Major kudos to Hazanavicius for creating a film that’s not only enchanting and delightful but something so refreshingly different from anything we’ve seen lately. This is the first 5 out of 5 rating I’ve given this year, and I really can’t find a single darn thing wrong with this film. One review I read said he didn’t want the film to end, and that when the lights came up, he didn’t feel like facing the world outside. I can certainly relate to that… The Artist is an exquisite blend of artistic visual style and engaging storytelling, a truly a magical time at the movies!

5 out of 5 reels


Have you seen this film? Please share your thoughts in the comments.

Christmas Weekend Viewing Roundup

Hello all, happy Monday! I hope a lot of you get today off as well as Christmas fell on a Sunday. Well, it’s been a nice, mellow Christmas weekend for me but boy did we watch quite a lot of movies!

The three new movies I saw this past week couldn’t be more different from each other… a silent film, an espionage thriller and a motion-capture adventure based on a beloved comic series. All of them are movies I’ve been waiting to see for a year or more!

Earlier in the week I got a pair of advanced screening tickets to see The Artist, thanks to my pal Ted. I’ve got the review done and ready to publish tomorrow, that’s the first film I gave a five out of five star this year. I highly recommend it if it’s playing near you, trust me you won’t be disappointed.

Tinker Tailor Soldier Spy lives up to the ‘smart thriller’ promise though if you don’t like a ‘quiet’ film where not a lot of things are happening, this might not be a movie for you. I watch it mostly for the top notch British ensemble cast and for that reason it did not disappoint. I should have the review up later in the week.

Now, The Adventures of Tintin is still pretty fresh in my mind as I had just seen it yesterday afternoon. As you know, I’m a huge fan of Hergé’s comics and I’ve been waiting for this movie for almost two years! The fact that I was at the Tintin panel at Comic-con made me even more excited for this, which is really quite a build-up leading up to finally seeing the movie. Well, I’ll write a full review for this also but for now I can tell you that I’m glad Peter Jackson and Steven Spielberg did the comics justice! They are both fans of Hergé’s work and it shows.

Now, I also had time to watch a couple of Gregory Peck-related stuff for my Peck marathon… one is The Snows of Kilimanjaro, which was based on Ernest Hemingway’s short story. It’s the second collaboration of Gregory and his friend, the beautiful Ava Gardner.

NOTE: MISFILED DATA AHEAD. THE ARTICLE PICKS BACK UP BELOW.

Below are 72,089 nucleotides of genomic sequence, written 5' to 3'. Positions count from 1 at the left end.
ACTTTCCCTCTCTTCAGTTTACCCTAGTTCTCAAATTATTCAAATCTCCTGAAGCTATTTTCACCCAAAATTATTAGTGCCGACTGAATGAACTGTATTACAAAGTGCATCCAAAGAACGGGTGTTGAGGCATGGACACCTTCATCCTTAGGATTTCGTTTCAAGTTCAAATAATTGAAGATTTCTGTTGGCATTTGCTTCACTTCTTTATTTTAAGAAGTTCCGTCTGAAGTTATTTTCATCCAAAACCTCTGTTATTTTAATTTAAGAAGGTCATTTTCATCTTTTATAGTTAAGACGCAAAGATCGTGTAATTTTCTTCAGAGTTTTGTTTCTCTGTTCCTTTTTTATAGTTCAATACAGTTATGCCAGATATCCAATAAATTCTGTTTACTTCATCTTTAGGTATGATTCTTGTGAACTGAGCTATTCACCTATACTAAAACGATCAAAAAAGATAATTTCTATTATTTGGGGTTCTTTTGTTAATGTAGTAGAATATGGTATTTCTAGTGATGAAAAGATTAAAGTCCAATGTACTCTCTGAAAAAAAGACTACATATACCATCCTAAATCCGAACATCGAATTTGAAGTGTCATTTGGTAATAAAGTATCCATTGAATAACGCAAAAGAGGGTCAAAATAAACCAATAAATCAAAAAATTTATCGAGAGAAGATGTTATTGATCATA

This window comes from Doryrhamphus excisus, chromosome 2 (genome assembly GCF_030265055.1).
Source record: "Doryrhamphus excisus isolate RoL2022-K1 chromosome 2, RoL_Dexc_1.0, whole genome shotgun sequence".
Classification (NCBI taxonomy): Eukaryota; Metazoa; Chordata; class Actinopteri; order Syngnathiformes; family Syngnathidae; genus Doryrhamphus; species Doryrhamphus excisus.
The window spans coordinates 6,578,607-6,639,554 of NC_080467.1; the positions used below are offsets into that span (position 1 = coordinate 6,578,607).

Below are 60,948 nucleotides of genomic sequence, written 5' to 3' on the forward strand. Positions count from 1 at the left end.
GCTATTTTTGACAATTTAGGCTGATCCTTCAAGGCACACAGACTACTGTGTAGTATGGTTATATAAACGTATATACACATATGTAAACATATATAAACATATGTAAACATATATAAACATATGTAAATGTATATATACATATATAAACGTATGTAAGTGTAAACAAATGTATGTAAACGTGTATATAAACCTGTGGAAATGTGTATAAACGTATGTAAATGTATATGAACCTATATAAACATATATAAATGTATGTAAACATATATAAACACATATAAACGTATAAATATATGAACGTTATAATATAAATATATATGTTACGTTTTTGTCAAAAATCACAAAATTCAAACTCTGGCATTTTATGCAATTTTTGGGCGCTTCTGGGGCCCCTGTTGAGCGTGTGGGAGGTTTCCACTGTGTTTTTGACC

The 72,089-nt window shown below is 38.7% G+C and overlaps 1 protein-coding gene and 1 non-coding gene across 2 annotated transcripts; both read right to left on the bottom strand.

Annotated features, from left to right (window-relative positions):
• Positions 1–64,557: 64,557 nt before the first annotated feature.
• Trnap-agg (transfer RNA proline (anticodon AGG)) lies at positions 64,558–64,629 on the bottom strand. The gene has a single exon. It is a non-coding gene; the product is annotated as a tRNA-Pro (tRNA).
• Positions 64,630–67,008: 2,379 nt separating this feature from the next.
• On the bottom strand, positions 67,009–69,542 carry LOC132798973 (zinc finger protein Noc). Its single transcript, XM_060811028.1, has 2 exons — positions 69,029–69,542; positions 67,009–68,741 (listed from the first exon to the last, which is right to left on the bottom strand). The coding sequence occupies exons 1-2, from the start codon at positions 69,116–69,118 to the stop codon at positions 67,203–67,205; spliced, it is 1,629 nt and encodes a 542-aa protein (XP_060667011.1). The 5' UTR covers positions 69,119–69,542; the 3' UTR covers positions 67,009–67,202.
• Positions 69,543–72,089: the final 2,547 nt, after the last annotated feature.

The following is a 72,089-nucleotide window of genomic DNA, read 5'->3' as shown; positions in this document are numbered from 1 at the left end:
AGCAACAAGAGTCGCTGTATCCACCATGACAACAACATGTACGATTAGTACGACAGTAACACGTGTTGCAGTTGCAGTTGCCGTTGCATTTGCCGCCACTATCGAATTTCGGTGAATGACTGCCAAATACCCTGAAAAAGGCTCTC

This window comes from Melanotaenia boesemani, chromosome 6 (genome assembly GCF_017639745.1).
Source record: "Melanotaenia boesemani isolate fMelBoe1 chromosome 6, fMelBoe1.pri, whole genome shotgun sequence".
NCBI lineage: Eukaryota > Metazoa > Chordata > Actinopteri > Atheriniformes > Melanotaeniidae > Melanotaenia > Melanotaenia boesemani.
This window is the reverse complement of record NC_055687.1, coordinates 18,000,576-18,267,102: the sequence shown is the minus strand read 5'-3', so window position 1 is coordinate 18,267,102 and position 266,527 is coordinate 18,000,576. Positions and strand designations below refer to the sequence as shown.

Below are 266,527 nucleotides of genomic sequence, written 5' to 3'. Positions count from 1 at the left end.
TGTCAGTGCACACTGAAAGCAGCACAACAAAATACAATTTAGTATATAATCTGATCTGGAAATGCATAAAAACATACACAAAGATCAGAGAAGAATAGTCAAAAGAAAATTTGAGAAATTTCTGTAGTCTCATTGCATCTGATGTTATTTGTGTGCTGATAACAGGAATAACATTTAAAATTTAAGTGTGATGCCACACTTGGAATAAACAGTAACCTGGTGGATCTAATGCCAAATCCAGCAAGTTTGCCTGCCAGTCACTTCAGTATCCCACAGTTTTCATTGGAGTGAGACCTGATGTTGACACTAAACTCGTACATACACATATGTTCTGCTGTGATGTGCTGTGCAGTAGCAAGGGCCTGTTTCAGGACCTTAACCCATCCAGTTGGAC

I have to admit, that even though the story was engaging and the cast were great to watch, but the fake backdrop used in the studio-sets are quite distracting! Apparently the studios only sent the photographers to the actual locations but the actors all remained in the studio lot. What a pity considering the filming were supposed to take place in Africa (hence the title), Spain and France!

I also finished Gregory’s well-written biography by Gary Fishgall. It’s the first actor biography I ever care to read and it’s quite a page turner. It offers a pretty good history all the way to his childhood and his start on Broadway, as well as a plethora of trivia on his illustrious acting career and his numerous philanthropic efforts. Here was a man who had a big heart and admirable persona to go with that devastatingly handsome good looks. I also watched this warm and candid documentary done by his daughter Cecilia called A Conversation with Gregory Peck (part of the 2-disc of To Kill A Mockingbird), another fascinating glimpse into the life of a true Hollywood legend. You can watch the full doc on You Tube, here’s the first part if you’re interested:


l love that the opening sequence is done in the style of To Kill A Mockingbird, which understandably is the film he’s best remembered for. Oh how I wish I had been able to attend one of those Q&A sessions, but watching the doc allowed me to live vicariously through some of his fans.


So what did you happen to catch this weekend? Please share your own weekend viewing roundup in the comments.

Wishing you all a blessed Christmas!

It’s Christmas eve and the sun is shining outside with no hint of the white, fluffy stuff outside. So yeah, this year there’s no White Christmas in Minnesota, I’m sure travelers and last-minute shoppers rejoice not having to deal with extra traffic caused by bad weather, but there is something so charming about snow-covered streets that make those Christmas lights sparkle even brighter… like this dramatic fan-art rendition of Bedford Falls, George Bailey’s hometown in It’s A Wonderful Life (from fanpop.com). I so love that movie, no wonder it’s a Christmas tradition for a lot of you… more on that in a bit.

Unlike last year where I traveled to New England to spend time with my in-laws, this year is a pretty mellow one for me. We’re going to an afternoon church service later today, followed by a get-together at a friend’s family dinner. The rest of the weekend’s plans will probably include lots of movie-watching, yay! I’ve got The Help dvd and we might catch The Adventures of Tintin on Christmas day. I also got to see Tinker Tailor Soldier Spy (finally!) which was somewhat unplanned, we were just at dinner and checking out what films are playing nearby. As soon as we saw this title playing in an hour at a nearby theater, we immediately decided to watch it. I should have the review of that and The Artist next week.

Well, I managed to squeeze in a Christmas classic this week based on the recommendations of people at the MTOS Twitter event, that is The Bishop’s Wife. It’s a cute and heart-warming movie starring Cary Grant, David Niven & Loretta Young where Grant played an angel (talk about the ultimate fairy tale!). I enjoyed it but it’s definitely not going to replace It’s a Wonderful Life as my favorite Christmas classic. I’ve been reading a bunch of wonderful posts dedicated for that Frank Capra masterpiece:

Of course there are other great Christmas classics for your holiday viewing:

  • Iba at I Luv Cinema explored a few of them in her Tuesday’s Overlooked Films post
  • The master of Top 10 Lists Dan Stephens have various Top 10 Christmas Movies from the 1980s all the way to the 2000s
  • Oh and don’t forget to check out Lesya’s Christmas in Genres, a collaborative effort with many movie bloggers including yours truly

Let me close with this wonderful score from It’s a Wonderful Life‘s opening sequence. There’s an interesting story behind that music however, which apparently is not exactly a joyous one.

With that, I want to wish you all a blessed and merry Christmas and thank you for being such loyal support of FlixChatter!